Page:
From Wikipedia, the free encyclopedia. John M. Cooper Indianapolis: Hackett, , v, — Plato in Twelve Volumes, Vol. Trial of Socrates. Socratic dialogue Socratic intellectualism Socratic irony Socratic method Socratic paradox Socratic problem Socratic questioning Socratici viri.
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His father, Cleinias, fitted out a trireme at his own cost and fought it gloriously at Artemisium. The Athenians were at Cardia, a city of the Thracian Chersonese. Then the city willingly ordered Alcibiades to come back home. For he had put into harbour on the very day when the Plynteria of the goddess Athene were being celebrated. His adversary, letting go his hold, cried: "You bite, Alcibiades, as women do! Now it happened that, of all those lying in prison with him under the same charge, Andocides became most intimate and friendly with a man named Timaeus, of less repute than himself, it is true, but of great sagacity and daring.
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In it, Socrates attempts to persuade Alcibiades that it is unsafe for him to pray to the gods if he does not know whether what he prays for is actually good or bad for him. SlideShare Explore Search You. Submit Search. Successfully reported this slideshow. We use your LinkedIn profile and activity data to personalize ads and to show you more relevant ads. Cyrus later told the Spartans what had passed between Tissaphernes and Alcibiades cannot indeed be ruled out, but we may note that while Thucydides professes to know what Alcibiades advised and wanted, he ventures only to conjecture thereat intentions of Tissaphernes 46,5.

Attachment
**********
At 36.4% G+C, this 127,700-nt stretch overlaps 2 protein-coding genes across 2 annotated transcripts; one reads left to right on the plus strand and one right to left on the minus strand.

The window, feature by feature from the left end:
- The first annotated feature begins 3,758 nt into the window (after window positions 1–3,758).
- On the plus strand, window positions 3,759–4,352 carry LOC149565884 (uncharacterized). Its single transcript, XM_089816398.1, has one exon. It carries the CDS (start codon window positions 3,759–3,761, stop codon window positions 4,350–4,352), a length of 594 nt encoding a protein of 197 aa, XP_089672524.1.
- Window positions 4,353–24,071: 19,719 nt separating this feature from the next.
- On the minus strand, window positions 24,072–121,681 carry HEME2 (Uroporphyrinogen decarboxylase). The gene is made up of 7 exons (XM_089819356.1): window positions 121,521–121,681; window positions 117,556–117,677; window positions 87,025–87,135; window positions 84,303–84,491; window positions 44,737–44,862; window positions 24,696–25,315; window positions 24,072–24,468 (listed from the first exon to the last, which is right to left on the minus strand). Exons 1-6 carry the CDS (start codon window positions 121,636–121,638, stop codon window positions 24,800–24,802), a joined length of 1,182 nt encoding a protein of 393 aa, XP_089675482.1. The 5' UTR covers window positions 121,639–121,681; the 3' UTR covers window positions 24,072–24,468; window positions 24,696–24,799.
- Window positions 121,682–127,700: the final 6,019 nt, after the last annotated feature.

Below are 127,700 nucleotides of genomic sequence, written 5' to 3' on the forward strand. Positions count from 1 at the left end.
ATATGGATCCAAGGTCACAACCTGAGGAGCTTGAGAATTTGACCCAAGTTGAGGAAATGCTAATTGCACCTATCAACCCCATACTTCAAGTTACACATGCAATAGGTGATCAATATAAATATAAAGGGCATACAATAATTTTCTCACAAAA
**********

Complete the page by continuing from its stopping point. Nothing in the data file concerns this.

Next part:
It is then probable that the information came from Alcibiades' side. And it was not information that Alcibiades can himself have wished to publish. To the Athenians at Samos Alcibiades represented himself as using his great influence with Tissaphernes to win him over to an alliance with Athens, and after the battle of Syme this was in fact just what he was trying to do But at an earlier stage he had urged the satrap to let both sides wear each other down and to cut off a large slice from the Athenian dominion before getting rid of the Peloponnesians 46,4 , and it is hard to conceive a time when Alcibiades would have wished this to be revealed to the world at large.